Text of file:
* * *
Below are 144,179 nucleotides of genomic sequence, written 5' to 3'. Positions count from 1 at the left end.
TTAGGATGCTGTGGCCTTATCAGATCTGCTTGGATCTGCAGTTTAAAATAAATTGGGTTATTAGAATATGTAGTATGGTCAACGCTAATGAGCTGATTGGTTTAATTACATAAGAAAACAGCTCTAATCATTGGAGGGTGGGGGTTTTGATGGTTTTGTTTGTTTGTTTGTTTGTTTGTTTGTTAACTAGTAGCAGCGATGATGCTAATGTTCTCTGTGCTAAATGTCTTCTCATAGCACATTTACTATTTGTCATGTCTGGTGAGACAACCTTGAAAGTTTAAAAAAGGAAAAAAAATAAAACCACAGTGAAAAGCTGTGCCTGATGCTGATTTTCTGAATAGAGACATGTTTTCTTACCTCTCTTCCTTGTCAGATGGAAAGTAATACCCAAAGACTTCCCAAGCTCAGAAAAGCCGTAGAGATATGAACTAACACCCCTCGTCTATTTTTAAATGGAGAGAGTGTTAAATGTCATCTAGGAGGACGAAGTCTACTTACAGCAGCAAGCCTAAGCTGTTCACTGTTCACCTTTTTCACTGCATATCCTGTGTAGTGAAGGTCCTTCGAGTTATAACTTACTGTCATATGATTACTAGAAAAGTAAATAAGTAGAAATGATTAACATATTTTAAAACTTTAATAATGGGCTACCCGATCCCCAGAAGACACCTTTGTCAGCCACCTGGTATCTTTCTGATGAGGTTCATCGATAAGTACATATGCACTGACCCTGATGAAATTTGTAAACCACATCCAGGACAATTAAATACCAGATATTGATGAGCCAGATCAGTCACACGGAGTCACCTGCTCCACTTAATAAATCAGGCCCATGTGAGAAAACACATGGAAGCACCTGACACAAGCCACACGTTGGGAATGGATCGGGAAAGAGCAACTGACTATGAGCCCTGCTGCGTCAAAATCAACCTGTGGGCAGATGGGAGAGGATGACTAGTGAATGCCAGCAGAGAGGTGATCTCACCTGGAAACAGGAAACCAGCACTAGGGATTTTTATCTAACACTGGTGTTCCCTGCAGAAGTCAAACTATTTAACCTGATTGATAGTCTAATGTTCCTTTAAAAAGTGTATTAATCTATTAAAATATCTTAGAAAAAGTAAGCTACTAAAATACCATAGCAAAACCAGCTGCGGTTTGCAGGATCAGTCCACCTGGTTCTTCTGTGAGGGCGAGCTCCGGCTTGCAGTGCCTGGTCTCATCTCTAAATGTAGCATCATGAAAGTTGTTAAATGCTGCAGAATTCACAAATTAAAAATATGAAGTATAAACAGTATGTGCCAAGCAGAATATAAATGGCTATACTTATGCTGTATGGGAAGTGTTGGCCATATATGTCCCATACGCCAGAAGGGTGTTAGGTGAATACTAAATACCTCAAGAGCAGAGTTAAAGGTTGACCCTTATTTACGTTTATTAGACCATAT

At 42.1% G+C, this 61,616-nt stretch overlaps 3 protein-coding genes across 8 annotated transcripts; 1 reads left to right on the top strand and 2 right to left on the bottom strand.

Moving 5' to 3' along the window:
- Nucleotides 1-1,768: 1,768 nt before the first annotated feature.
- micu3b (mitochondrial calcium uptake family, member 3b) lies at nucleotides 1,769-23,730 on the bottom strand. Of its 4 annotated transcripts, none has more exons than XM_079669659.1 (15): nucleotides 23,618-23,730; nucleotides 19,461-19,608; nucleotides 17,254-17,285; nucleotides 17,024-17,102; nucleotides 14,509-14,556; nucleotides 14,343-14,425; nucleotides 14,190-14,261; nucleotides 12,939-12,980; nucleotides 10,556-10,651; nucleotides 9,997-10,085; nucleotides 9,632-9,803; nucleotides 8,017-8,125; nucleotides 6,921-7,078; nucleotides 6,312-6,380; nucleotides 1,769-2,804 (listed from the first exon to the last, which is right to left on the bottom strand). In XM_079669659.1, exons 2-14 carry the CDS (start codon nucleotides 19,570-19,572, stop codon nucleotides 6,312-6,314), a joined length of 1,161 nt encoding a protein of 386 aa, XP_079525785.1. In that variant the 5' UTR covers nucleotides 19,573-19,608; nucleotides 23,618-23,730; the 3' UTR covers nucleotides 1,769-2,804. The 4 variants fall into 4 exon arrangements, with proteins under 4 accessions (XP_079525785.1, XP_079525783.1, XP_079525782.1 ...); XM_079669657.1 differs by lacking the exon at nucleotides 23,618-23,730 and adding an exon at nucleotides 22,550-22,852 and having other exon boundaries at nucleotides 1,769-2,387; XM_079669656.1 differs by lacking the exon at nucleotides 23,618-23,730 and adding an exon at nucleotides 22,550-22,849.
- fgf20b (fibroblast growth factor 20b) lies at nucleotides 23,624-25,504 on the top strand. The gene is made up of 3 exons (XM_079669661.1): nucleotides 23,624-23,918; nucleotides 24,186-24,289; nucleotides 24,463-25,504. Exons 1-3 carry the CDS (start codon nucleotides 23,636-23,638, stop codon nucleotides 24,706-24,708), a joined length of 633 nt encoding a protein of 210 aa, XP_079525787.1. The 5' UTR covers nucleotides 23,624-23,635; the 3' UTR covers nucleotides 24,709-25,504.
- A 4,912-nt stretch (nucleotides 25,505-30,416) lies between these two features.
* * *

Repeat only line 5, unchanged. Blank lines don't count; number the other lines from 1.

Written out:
- Nucleotides 1-1,768: 1,768 nt before the first annotated feature.